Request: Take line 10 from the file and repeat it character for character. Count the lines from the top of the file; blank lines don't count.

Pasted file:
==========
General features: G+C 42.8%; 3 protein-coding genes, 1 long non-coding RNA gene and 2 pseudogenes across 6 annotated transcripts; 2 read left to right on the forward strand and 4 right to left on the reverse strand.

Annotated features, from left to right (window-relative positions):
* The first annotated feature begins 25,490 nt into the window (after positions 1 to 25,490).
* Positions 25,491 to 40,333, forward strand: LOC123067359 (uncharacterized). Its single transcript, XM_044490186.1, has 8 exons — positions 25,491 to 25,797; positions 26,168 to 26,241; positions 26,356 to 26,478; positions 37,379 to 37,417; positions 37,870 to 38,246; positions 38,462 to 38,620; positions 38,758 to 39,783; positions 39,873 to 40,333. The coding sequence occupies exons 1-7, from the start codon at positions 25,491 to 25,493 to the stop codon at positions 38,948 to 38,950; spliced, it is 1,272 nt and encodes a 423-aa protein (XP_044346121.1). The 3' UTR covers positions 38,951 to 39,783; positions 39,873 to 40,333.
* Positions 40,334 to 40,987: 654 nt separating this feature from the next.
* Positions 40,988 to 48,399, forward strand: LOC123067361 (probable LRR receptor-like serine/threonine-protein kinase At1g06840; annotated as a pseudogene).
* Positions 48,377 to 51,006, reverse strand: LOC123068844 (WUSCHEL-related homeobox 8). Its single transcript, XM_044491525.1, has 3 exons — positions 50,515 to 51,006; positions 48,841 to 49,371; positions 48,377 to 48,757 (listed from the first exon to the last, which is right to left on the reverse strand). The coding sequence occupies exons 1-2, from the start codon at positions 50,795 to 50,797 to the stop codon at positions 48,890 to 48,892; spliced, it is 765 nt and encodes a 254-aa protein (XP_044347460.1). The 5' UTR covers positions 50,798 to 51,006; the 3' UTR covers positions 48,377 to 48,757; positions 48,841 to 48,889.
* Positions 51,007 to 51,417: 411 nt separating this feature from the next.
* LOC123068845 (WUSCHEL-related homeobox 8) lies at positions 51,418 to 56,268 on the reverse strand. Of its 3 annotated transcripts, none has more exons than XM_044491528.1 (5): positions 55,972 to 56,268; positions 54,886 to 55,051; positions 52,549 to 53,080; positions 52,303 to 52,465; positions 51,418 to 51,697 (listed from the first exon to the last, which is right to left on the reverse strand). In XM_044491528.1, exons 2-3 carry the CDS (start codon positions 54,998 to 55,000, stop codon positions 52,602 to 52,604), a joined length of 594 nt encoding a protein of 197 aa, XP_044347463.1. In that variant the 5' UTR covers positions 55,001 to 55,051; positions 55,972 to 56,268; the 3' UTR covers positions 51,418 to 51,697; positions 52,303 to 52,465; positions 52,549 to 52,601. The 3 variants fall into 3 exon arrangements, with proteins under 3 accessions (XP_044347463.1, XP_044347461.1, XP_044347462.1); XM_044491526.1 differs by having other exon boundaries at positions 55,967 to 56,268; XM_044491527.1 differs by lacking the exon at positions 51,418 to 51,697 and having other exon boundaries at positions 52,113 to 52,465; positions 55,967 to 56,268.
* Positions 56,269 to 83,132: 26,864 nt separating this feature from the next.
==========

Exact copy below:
* Positions 56,269 to 83,132: 26,864 nt separating this feature from the next.